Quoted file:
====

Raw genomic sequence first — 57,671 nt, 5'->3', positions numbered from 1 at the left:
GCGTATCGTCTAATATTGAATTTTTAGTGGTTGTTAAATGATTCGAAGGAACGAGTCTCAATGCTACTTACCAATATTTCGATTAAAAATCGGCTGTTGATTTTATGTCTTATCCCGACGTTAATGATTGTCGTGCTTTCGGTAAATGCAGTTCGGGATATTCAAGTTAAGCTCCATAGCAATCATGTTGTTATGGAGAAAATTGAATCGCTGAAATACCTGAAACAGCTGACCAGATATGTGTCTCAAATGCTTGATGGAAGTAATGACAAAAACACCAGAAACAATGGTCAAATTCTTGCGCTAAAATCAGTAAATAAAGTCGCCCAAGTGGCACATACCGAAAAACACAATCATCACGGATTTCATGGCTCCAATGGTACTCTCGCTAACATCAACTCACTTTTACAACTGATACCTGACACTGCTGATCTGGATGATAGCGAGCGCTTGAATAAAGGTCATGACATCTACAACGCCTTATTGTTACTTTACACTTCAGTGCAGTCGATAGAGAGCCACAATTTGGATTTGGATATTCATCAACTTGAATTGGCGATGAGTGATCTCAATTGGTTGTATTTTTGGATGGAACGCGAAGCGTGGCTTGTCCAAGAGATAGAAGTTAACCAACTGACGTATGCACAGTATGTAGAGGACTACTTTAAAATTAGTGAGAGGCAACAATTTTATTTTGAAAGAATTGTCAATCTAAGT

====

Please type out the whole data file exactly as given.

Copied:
Raw genomic sequence first — 57,671 nt, 5'->3', positions numbered from 1 at the left:
GCGTATCGTCTAATATTGAATTTTTAGTGGTTGTTAAATGATTCGAAGGAACGAGTCTCAATGCTACTTACCAATATTTCGATTAAAAATCGGCTGTTGATTTTATGTCTTATCCCGACGTTAATGATTGTCGTGCTTTCGGTAAATGCAGTTCGGGATATTCAAGTTAAGCTCCATAGCAATCATGTTGTTATGGAGAAAATTGAATCGCTGAAATACCTGAAACAGCTGACCAGATATGTGTCTCAAATGCTTGATGGAAGTAATGACAAAAACACCAGAAACAATGGTCAAATTCTTGCGCTAAAATCAGTAAATAAAGTCGCCCAAGTGGCACATACCGAAAAACACAATCATCACGGATTTCATGGCTCCAATGGTACTCTCGCTAACATCAACTCACTTTTACAACTGATACCTGACACTGCTGATCTGGATGATAGCGAGCGCTTGAATAAAGGTCATGACATCTACAACGCCTTATTGTTACTTTACACTTCAGTGCAGTCGATAGAGAGCCACAATTTGGATTTGGATATTCATCAACTTGAATTGGCGATGAGTGATCTCAATTGGTTGTATTTTTGGATGGAACGCGAAGCGTGGCTTGTCCAAGAGATAGAAGTTAACCAACTGACGTATGCACAGTATGTAGAGGACTACTTTAAAATTAGTGAGAGGCAACAATTTTATTTTGAAAGAATTGTCAATCTAAGT